Forest Sangha Newsletter January 1992

Committed to Freedom; Ajahn Thanavaro
Crossing the Green Divide; Sister Candasiri
One Day of Practice; Venerable Varado
The Life of a Forest Monk: Pt II; Luang Por Jun
Greetings from Switzerland; Venerable Jayamano
Responding to the Sick and Dying; Barry Durrant
A Light in Confinement; prison letters

Editorial; Aj. Sucitto
Down Lay-life Way; B. Jackson
Caring for the Earth; Aj. Sucitto
View from the Hill; Ven. Vipassi


Crossing the Green Divide

Sister Candasiri, having made several teaching visits to Ireland over the past couple of years, offers these reflections on the continuing growth of interest in Dhamma there.

Over many centuries the Emerald Isle has provided a home ground for men and women who have given up their lives to follow a religious calling. No doubt today there are still saints, holy people, living there quietly and earnestly striving for inner and outer peace. However, we tend to hear more often these days about unholy occurrences - notably in the north-eastern corner of the island - designated Northern Ireland, in sharp contradistinction to Eire, or Southern Ireland.

I was extremely surprised when, almost two years ago, I was asked if I would like to lead a retreat in Northern Ireland. 'Fine,' I thought, not realising that this was to be the start of a two-year 'posting'. Ajahn Tiradhammo, then based at Harnham, was the first of our community to go there, responding to Paddy and Linda Boyle's request in 1985. In 1987, with the realisation that the Harnham 'parish' had perhaps become too large, it was suggested that someone from Amaravati be the next regular visitor - so Ajahn Amaro took over. Although much of the teaching was given in the North, interest was also growing among Buddhists south of the border in having teachings from the Theravadin Sangha.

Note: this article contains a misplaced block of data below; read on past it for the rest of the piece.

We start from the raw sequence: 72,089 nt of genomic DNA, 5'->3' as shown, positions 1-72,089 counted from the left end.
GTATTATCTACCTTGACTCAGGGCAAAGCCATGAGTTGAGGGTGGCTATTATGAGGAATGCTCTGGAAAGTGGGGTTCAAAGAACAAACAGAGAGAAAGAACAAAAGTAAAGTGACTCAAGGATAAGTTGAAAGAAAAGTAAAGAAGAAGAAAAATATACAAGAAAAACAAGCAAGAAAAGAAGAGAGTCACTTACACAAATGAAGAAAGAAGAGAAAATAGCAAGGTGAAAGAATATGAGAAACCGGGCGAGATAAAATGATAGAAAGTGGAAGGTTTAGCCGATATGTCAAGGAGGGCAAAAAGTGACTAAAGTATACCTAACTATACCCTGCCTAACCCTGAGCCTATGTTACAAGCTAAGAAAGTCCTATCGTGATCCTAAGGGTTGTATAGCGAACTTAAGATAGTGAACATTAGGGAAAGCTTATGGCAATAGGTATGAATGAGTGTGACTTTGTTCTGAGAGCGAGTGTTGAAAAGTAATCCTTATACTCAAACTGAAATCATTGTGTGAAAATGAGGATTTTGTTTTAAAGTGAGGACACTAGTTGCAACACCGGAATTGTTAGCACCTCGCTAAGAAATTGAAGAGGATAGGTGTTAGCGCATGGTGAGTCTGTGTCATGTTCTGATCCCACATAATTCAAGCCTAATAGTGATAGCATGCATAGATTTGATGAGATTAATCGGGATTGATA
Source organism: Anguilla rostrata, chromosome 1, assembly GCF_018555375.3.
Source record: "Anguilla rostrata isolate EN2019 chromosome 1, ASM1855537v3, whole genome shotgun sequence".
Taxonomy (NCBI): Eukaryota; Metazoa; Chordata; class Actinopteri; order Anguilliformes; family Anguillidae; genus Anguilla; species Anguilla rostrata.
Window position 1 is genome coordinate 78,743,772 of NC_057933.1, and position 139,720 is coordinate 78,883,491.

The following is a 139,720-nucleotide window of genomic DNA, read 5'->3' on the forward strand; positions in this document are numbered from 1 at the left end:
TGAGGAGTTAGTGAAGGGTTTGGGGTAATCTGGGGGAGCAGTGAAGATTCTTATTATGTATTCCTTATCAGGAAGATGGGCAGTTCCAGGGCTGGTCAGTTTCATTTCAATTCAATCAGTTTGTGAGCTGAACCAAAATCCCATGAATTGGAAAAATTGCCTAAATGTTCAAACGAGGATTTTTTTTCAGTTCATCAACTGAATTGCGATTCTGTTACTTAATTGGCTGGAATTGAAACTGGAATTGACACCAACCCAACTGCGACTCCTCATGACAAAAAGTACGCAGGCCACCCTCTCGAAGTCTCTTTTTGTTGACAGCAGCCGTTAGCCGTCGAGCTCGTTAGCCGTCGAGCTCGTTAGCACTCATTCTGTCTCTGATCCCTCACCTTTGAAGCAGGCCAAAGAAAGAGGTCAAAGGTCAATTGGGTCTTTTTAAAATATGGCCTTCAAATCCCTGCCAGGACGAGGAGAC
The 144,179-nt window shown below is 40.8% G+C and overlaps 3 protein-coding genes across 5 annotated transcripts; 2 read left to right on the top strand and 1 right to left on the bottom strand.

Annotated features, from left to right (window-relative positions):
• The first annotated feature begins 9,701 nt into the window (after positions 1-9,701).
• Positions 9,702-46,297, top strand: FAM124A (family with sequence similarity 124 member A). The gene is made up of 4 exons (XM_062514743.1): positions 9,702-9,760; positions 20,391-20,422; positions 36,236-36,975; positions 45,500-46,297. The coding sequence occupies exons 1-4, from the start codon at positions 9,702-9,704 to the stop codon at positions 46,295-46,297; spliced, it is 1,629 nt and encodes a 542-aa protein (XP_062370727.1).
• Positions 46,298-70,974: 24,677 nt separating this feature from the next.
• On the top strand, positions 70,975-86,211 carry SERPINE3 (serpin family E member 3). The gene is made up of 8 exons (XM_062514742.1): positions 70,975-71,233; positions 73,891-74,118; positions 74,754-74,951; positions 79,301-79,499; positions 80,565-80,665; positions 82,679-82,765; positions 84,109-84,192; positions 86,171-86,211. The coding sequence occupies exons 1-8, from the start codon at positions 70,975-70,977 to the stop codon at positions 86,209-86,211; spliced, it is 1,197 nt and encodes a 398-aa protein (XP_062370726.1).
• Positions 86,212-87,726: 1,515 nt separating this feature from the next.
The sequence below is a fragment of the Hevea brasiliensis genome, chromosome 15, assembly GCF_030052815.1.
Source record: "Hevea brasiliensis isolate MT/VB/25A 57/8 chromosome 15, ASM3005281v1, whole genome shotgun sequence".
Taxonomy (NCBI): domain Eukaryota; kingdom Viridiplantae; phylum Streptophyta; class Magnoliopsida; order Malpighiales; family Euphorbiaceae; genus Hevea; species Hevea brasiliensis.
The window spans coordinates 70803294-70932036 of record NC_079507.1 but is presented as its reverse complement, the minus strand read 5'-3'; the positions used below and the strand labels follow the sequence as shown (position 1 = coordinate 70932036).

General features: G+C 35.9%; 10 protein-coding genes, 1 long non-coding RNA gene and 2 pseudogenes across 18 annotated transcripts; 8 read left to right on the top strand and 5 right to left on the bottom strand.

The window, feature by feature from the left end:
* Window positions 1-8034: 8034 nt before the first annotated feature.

Once over the initial surprise, I was pleased and mildly daunted at the prospect of visiting a country where people were obviously in need of some clarity and kindness: would I be able to come up with the goods? I felt honoured in a humble way to be able to serve in such a situation. I was also apprehensive; one has only to hear of a car bomb or other terrorist act to believe that it is an extremely dangerous place to visit. Ajahn Amaro tried to reassure me, 'Oh, as a Buddhist nun you certainly won't be a target...' I still felt a little bit worried.

Oh, that's a brave hercutt yiou've got therr!

Security checks at the airport were noticeably more rigorous for passengers on flights to Belfast, but there were still unexpected moments of friendliness and humour. When it was my turn to be searched, the woman security officer, looking at my shaven head and brown robes, exclaimed in horror: 'What on earth are you!' And once on the plane, a young man sitting beside me turned to me with a grin and said in a broad Irish accent, 'Oh, that's a brave hercutt yiou've got therr!'